Fundamentals of Government Information: Mining, Finding, Evaluating, and Using Government Resources, Second Edition

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  • Description
  • Table of Contents
  • About the authors
  • Reviews

This book is available in e-book format for libraries and individuals through aggregators and other distributors—ask your current vendor or contact us for more information. Examination copies are available for instructors who are interested in adopting this title for course use.

Government data and resources are uniquely useful to researchers and other library users. But without a roadmap, sifting through the sheer quantity of information to find the right answers is foolhardy. The first edition of this text is well established as an essential navigational tool for both LIS students and professionals; now this newly revised, peer-reviewed update is even more attuned to new sources and types of government information and how best to locate them. Unmatched in its scope, this book covers such key topics as

  • the history of government information, from its colorful beginnings to the era of Wikileaks, Edward Snowden, and data breaches;
  • how to think like a government documents librarian in order to find information efficiently, plus other research tips;
  • all types of law resources and information, including public laws and the U.S. Code, Case Law and the judicial branch, and regulations;
  • Congressional literature, from bills and committee hearings to the U.S. Congressional Serial Set;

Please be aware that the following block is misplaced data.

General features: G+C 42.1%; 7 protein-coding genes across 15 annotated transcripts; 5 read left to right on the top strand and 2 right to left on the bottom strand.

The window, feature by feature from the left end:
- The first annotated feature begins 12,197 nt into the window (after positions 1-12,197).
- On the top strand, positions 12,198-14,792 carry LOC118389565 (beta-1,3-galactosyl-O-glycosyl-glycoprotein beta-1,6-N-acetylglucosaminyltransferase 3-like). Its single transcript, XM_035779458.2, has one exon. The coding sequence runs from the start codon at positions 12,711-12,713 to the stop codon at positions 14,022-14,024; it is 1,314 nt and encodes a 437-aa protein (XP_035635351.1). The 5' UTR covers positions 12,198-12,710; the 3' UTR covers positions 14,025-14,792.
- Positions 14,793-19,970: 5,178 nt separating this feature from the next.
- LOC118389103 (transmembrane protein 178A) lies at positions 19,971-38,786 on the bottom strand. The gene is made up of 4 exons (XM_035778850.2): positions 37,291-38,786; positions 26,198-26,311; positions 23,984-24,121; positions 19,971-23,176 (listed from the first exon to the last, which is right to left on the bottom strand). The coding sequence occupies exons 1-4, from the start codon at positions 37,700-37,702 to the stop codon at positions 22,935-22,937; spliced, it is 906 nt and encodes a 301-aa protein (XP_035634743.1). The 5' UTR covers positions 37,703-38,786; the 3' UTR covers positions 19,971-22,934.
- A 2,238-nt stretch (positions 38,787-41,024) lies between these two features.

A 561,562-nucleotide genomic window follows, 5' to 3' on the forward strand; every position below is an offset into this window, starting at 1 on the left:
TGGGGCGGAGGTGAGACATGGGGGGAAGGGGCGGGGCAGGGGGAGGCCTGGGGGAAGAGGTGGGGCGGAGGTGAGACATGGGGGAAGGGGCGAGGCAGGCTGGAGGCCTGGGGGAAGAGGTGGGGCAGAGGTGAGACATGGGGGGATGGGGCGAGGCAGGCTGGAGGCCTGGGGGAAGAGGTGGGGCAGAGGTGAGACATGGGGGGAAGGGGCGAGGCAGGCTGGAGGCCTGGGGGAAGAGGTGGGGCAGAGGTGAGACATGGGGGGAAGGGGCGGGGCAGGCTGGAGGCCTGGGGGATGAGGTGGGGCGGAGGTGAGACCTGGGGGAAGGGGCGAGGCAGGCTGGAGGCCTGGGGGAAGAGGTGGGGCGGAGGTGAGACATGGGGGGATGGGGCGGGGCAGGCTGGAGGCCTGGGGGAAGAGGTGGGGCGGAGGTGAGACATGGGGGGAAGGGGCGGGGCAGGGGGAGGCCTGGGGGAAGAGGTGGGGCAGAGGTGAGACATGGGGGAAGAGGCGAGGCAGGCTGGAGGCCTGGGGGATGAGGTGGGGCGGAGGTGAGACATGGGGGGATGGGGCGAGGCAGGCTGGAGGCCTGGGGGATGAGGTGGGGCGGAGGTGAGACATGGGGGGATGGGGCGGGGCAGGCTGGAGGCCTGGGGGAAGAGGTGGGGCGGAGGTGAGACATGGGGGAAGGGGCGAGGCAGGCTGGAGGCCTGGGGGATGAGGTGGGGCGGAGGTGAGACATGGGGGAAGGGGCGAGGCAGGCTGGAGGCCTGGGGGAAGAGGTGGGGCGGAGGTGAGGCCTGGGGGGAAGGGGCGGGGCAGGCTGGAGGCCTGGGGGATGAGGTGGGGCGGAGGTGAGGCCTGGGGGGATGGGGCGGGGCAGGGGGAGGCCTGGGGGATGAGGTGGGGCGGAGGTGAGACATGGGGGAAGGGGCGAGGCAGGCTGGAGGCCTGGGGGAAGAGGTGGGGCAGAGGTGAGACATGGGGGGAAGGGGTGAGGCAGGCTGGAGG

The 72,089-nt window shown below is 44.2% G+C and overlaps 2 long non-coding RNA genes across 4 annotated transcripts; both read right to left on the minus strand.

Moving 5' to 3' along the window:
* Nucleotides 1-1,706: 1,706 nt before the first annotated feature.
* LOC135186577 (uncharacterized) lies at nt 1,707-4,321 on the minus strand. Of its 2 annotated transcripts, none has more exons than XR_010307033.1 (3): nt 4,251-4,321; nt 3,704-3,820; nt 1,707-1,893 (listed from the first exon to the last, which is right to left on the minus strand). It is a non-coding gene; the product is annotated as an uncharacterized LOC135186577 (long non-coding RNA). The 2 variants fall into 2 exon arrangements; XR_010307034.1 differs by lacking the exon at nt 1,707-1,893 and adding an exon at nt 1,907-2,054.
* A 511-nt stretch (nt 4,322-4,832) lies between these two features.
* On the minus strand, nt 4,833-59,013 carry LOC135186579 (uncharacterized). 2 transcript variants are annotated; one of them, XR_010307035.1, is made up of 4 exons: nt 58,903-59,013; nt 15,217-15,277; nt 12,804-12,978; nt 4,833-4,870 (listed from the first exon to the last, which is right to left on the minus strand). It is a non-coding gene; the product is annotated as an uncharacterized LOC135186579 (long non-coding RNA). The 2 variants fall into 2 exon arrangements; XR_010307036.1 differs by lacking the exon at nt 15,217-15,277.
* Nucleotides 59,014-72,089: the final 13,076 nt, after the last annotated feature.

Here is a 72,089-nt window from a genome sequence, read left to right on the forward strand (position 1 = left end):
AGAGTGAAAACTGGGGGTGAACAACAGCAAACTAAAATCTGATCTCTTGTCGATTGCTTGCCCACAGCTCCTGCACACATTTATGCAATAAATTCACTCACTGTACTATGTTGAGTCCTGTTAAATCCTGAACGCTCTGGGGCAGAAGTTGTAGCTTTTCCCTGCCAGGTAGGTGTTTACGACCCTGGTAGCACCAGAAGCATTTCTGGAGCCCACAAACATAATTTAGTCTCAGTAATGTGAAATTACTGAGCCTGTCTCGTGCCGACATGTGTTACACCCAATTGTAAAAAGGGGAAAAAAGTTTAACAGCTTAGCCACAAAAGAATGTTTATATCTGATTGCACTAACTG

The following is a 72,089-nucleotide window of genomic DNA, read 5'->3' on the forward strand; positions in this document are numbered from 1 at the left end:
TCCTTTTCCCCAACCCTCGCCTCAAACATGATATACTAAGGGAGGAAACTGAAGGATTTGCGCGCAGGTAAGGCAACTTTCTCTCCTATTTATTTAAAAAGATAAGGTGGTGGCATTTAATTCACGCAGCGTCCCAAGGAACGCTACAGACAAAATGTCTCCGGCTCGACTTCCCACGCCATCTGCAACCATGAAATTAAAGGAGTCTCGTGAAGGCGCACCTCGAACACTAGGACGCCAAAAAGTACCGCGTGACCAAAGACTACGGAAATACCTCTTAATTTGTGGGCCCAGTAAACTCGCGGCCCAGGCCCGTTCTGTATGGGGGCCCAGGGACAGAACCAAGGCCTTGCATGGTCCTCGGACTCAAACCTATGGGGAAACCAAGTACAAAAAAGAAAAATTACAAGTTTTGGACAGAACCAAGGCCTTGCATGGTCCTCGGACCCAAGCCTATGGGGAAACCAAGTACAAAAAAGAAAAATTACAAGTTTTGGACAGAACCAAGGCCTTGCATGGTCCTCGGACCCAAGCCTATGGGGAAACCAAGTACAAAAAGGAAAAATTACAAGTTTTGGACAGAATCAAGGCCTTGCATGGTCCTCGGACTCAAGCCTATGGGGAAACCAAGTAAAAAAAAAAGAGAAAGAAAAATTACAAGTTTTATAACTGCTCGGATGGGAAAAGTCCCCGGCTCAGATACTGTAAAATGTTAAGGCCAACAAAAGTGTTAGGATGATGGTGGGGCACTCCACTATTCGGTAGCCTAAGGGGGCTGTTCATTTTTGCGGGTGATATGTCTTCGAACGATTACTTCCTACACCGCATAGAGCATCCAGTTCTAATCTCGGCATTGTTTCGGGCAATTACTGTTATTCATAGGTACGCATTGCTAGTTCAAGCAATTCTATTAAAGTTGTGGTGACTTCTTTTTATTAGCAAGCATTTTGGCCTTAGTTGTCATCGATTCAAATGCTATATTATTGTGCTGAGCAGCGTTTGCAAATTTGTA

• patents, trademarks, and intellectual property;
  • census data, educational information, and other statistical resources;
  • health information, with an in-depth look at the Patient Protection and Affordable Care Act and the trend toward and impact of online medical records; and
  • science, environmental, and energy resources from agencies like the Environmental Protection Agency and the Department of Energy.

Exercises throughout the text support instruction, while the approachable and well-organized style make it ideal for day-to-day reference use.

[note: for a detailed version, read this sample]

List of Figures
Preface to the Second Edition, by Cassandra Hartnett and Andrea Sevetson

Part I    Overview of Key Government Information Resources

Chapter 1    Introduction: The People's Information, by Eric Forte

Chapter 2    How to Think Like a Government Documents Librarian, by Andrea Sevetson

Chapter 3    Congressional Publications, by Cassandra Hartnett

Chapter 4    Introduction to Law, by Eric Forte and Peggy Roebuck Jarrett

Chapter 5    Public Laws and the U.S. Code, by Peggy Roebuck Jarrett

Chapter 6    Regulations, by Cassandra Hartnett

Chapter 7    Case Law and the Judicial Branch, by Peggy Roebuck Jarrett

Chapter 8    The President, by Andrea Sevetson



Part II    Government Information in Focus

Chapter 9    The Executive Branch, by Cassandra Hartnett

Chapter 10    Statistical Information, by Amy West and Eric Forte

Chapter 11    Health Information, by Ann Glusker

Chapter 12    Education Information, by Susan Edwards

Chapter 13    Scientific and Technical Information, by Kathryn W. Tallman

Chapter 14    Environment and Energy Information, by Jesse Silva and Lucia Orlando

Chapter 15    Business, Economic, and Consumer Information, by Jessica Jerrit and Eric Forte

Chapter 16    Census, by Eric Forte, Kelly Smith, and Annelise Sklar